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Does culture really eat strategy' The importance of family business continuity planning

Dr. Richard Orlando
By Dr. Richard Orlando

For anyone who has worked with (or in) family businesses for any meaningful period of time, especially as it pertains to continuity planning engagements, they would have heard family members say something like:

“I love my brother, but I could never work with him.”

“I believe there needs to be one clear family leader of the business… Not leadership by committee.”

“How can I create an estate and succession plan that is fair to all my children, even though they don’t contribute equally to the family business, or some not at all?”

“My sister’s son is a slacker and he is only in the business because my sister believes she owes it to him.”

“My uncles continue to collect the majority of the profits and are the only ones who have voting shares, yet my generation is in here grinding it out every day.”

There is a famous quote by Peter Drucker that says, “Culture eats strategy for breakfast.” What this quote implies is that the culture of a company will determine its success irrespective of the effectiveness of the company’s strategy.

For the purpose of this article, culture includes what is sometimes referred to as the “Invisible glue” that holds family businesses together (or not). For example, trust, purpose, shared vision and values, effective communication, negotiation and conflict-resolution skills and family dynamics. Regarding strategy, it includes –  yes –  strategy, but also governance, policies, market analysis, capital and the overall viability of the enterprise.

For a couple of decades, Legacy Capitals has been consulting and coaching many shapes and sizes of family businesses and enterprises. For example, a franchise business that dominated a particular local region that was eventually sold to their rising generation after considerable deliberation; to a multi-billion revenue international company that was family owned and controlled, however, was ran more like a major corporation than a family business; to a billion dollar-plus portfolio largely comprised of real estate and other private investments that was still run like a start-up “Mom and pop shop.”

In our experience, both culture and strategy matter. If a family business fails because its product line became outdated because of a sudden innovation in its respective industry, yet the family maintained a cohesive culture, it was the strategy side of the equation that would get the majority of the credit for the failure of the business. And in other cases, providing clear processes, policies, governance structures, and roles and responsibilities are the very inputs that enhance the culture of the family business, making it easier to plan for succession.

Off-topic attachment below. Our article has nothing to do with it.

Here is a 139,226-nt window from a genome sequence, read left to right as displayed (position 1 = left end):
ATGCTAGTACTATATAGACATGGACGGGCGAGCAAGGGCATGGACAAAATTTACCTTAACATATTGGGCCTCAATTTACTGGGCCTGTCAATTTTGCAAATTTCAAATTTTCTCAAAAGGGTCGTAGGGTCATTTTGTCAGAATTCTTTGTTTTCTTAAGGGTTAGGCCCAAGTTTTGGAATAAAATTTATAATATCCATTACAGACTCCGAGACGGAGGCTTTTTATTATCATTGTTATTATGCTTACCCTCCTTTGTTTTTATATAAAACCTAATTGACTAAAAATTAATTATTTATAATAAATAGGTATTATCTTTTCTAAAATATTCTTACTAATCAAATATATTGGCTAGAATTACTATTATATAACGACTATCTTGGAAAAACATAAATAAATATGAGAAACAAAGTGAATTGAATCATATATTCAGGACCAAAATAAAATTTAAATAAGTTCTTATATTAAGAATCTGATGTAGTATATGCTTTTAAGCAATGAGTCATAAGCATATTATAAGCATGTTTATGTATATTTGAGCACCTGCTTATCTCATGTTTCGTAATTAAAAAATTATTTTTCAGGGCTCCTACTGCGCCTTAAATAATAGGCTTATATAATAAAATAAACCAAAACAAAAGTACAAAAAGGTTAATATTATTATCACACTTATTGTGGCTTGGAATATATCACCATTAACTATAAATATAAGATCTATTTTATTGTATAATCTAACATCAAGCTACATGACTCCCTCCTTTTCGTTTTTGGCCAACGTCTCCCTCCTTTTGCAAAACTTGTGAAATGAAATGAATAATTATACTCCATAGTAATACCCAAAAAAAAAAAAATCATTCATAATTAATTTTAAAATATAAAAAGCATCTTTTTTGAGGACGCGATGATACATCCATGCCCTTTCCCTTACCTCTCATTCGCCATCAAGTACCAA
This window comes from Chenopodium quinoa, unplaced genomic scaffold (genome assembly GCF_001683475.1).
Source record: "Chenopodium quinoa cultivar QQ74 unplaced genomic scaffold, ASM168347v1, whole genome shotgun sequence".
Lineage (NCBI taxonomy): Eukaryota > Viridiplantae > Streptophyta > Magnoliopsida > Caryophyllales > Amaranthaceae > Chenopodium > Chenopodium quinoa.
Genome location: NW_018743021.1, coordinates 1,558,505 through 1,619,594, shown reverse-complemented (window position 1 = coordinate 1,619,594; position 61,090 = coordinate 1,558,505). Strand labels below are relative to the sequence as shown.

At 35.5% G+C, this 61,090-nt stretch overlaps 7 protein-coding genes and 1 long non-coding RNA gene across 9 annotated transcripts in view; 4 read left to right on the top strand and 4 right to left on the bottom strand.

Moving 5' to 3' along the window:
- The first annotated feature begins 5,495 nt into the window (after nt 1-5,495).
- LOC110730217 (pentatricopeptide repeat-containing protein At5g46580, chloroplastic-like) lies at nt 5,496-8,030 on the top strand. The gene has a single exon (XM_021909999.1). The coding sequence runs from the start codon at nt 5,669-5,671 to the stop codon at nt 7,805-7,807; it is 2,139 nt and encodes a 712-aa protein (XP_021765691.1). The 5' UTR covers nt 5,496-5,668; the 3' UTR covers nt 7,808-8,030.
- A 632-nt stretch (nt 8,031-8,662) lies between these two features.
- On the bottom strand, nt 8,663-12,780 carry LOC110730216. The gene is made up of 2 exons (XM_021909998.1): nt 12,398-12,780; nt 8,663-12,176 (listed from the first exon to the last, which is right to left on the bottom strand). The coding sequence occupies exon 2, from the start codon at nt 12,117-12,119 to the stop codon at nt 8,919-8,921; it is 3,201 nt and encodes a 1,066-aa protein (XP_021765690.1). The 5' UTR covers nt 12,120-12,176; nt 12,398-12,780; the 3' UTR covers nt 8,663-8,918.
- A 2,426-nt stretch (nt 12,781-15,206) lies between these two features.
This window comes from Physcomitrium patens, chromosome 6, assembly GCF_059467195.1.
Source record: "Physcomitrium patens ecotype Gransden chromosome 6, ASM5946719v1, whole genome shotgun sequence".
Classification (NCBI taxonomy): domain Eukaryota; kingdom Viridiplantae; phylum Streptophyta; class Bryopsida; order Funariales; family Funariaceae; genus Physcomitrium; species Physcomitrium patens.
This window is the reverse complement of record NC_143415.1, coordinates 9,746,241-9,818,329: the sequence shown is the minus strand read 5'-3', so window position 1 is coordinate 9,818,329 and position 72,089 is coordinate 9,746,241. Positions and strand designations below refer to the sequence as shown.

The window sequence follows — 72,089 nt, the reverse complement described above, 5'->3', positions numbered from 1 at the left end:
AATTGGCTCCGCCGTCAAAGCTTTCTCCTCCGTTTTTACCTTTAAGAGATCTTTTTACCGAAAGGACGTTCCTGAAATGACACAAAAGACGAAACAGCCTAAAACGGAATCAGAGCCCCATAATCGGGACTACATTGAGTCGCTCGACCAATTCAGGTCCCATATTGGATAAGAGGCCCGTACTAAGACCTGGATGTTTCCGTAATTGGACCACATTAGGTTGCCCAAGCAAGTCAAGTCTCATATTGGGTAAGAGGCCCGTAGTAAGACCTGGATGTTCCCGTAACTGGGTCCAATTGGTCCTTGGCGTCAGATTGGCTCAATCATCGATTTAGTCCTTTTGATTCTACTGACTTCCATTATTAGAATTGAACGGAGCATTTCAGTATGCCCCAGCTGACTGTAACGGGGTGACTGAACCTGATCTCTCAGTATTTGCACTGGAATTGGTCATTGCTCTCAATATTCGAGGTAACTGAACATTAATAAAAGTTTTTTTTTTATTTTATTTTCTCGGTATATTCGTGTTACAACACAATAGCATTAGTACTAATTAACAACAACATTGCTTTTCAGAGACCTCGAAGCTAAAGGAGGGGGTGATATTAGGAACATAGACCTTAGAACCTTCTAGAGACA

For those working with (or in) family businesses who focus primarily on the strategy side – maybe because they are not quite sure how to assess and/or factor in the “Invisible” cultural aspects of the family business that don’t neatly fit into a spreadsheet or a family constitution – here are a couple of guidelines and discovery questions Legacy Capitals utilises in our work with family enterprises:

It is important to be seen by the whole family as a neutral third party. Therefore, avoiding functioning like an attorney who represents one family member (e.g., the founder) and seeing the whole family as the client (or at least initially those family members involved in the family enterprise).

To help with the aforementioned guidance, at the start of the engagement, conduct one-on-one meetings with each family member gathering their thoughts and perspectives about what it will take for the family and family business to flourish across the generations – making sure all conversations are private and kept anonymous. What is reported back to the family is a summary of what you learned and recommend without referencing or quoting any family members.

Culture discovery questions
1. Does your family enterprise exist to serve your family, or does your family exist to serve your family enterprise?

2. What does your family and family business require to flourish across the generations?

3. Do you believe your family and enterprise can flourish together? If not, why not?

4. What is the purpose of the family business in your life and in the life of the family?

5. What is your role in the business? What role do you hope to have in five to ten years?

6. If you are not working in the family business, do you want to? If yes, in what capacity?

7. Do family members get along well when working together in the business (e.g., high levels of trust, strong communication skills, maintain family and work boundaries etc.)?

8. What are the values shared by those who work in the family business?

9. How would you define the culture of the family business? Or, what three words or phrases would you use to describe the culture?

10. What is your 100-year vision for the family business?

Factoring in our guidelines and the sample of aforementioned culture-oriented questions significantly enhances the odds that you will know what is most important to the success of the family and the family enterprise, thereby setting up greater success for the family businesses you serve.

So does culture really eat strategy?
Thus far, after consulting and coaching a myriad of family enterprises, we have found that culture has more of an impact on success than not. Because, when there isn’t a strong culture, then it is more difficult to have the family gather around the table to productively work out the strategy-related success inputs of the family enterprise.

In summary, culture will not eat strategy every time, however, it has the potential of taking a really big bite out of it.

Dr. Richard Orlando is on LinkedIn.

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